In 2015 the exhibition ‘For Future Reference’, curated by Pippa Milne, aligned beautifully with Chief Investigator Stephanie Trigg’s ‘Victorian Bluestone’ project and Chief Investigator Jane Davidson’s ‘Music, Memory and Emotion’ project. Tracking the slipperiness of memory and the way that image-based representations can both monumentalise and subvert memory, it provided a stimulus for their research and that of the Centre’s ‘Objects and Emotions’ research cluster. Over two evenings an artist, conservator, curator and two neuro-psychologists, along with Stephanie Trigg and Jane Davidson, actively participated in interdisciplinary discussions under the banner of ‘Memory: sound, site and object from the position of theory, practice and the emotions’.

Listen to recordings of panel discussions recorded at the Centre for Contemporary Photography on Memory: sound, site and object through theory, practice and the emotions Week 1 & Week 2.

Also affiliated with the exhibition was a six-week program of ‘Exploring Emotion and Memory through Photography’. Building on the success of the previous year, the Centre worked in partnership with headspace and CCP to deliver an experiential program that explored the complexity of how memories and emotions were thought and felt, and how they functioned, in the past and the present. Central questions we addressed were:

  • How do we reconstruct memory, and can we trust it?
  • How do emotions shift over time, and how do they influence our memories or reconstruction of the past?
  • Is photography the ultimate objective and reality record of an emotion, feeling and experience in time?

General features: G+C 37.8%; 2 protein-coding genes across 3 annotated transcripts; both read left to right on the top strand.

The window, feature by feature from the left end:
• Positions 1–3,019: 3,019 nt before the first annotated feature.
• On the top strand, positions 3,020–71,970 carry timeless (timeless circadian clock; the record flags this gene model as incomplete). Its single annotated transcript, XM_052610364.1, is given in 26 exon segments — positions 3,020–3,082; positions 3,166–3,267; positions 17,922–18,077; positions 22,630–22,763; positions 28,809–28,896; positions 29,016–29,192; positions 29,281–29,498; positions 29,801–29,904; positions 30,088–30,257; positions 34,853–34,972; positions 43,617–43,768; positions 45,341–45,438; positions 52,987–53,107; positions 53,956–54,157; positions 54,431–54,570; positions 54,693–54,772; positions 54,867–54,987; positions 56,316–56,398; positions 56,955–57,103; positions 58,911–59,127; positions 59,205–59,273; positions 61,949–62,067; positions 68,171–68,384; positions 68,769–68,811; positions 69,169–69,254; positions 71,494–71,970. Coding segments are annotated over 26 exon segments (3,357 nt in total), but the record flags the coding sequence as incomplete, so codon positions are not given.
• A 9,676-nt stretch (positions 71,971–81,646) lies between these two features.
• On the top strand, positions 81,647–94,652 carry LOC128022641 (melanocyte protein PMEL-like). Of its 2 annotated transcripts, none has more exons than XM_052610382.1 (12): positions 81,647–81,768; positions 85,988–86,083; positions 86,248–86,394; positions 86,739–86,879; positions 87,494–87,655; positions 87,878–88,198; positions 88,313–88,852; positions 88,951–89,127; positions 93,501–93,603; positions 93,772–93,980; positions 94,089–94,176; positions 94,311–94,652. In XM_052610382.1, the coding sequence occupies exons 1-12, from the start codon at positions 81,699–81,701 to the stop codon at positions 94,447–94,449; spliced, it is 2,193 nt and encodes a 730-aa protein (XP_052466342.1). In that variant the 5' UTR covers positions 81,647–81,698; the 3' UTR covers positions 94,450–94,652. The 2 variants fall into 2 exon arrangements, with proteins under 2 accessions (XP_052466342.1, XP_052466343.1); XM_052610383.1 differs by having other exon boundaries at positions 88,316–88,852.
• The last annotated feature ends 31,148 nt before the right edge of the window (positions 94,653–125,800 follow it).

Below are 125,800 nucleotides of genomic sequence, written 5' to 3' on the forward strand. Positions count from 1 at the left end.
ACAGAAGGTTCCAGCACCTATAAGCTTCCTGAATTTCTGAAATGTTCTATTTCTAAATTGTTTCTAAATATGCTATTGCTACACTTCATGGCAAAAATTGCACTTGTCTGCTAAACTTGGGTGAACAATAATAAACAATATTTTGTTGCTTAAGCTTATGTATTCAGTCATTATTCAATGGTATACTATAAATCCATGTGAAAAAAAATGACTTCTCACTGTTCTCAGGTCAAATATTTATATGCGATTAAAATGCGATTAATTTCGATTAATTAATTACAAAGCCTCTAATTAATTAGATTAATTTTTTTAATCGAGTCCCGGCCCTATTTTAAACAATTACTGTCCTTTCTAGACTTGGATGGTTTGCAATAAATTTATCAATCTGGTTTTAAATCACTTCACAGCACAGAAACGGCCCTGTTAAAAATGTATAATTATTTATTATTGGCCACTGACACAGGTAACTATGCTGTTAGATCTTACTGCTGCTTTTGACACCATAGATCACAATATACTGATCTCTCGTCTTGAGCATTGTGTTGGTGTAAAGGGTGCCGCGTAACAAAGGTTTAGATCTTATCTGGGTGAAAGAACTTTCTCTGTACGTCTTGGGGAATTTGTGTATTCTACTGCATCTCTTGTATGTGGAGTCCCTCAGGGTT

The young participants engaged and re-engaged creatively with the world around them by participating in a series of artistic activities, presentations, technical lessons and discussions. Each was provided with a camera by CCP to take home. This enabled them to scrutinise and reflect on their own affective responses to memory and emotions by reconnecting with spaces and places that were important to them, and with personal mementos of remembrance, love and affection in intimate and safe ways.

Collectively, we decided to create a publication with a selection of photographic works. Funded by the City of Yarra, the catalogue represents the group’s combined effort, with each participant contributing words and pictures. Aligning with the work of Australian photographer Ansel Adams, the group reinforced the notion that ‘A great photograph is one that fully expresses what one feels, in the deepest sense, about what is being photographed’.[3] 

Click to view the headspace exhibition catalogue.

So here we are at the start of 2016. I am enthusiastically awaiting my meeting with CCP Director and curator Naomi Cass to discuss our next collaboration and identify new links and opportunities that can utilise the Centre’s research. Like any good partnership built over time, CCP and CHE have a certain understanding now and a willingness to learn from each other. Many aspects of our steady relationship have been rewarding and some immeasurable. From my perspective as an EOO, I have seen the work of CHE reach new audiences and its research disseminated amongst enthusiastic recipients at the coalface. I also have seen CHE academics draw on the expertise of practitioners and professionals in industries they have met along the way, informing their research and sharpening their focus. But for me, personally, working with young people alongside my co-facilitators from headspace Collingwood and CCP has been strengthening. It has been an opportunity for CHE to have a direct impact on the lives of young people.

Penelope Lee focuses on promoting an awareness and understanding of the CHE’s research to the wider community by identifying collaborative opportunities within and beyond the University of Melbourne, and establishing relationships with educational and cultural sectors. 

[1] Susan Sontag, On Photography (Harmondsworth: Penguin, 1979), p. 15.

[2] An ekphrastic poem is a vivid description of a scene or, more commonly, a work of art. Through the imaginative act of narrating and reflecting on the ‘action’ of a painting or sculpture, the poet may amplify and expand its meaning. http://www.poetryfoundation.org

[3] Ansel Adams, The Camera, The Ansel Adams Photographic Series 1 (Little, Brown and Company, 1980)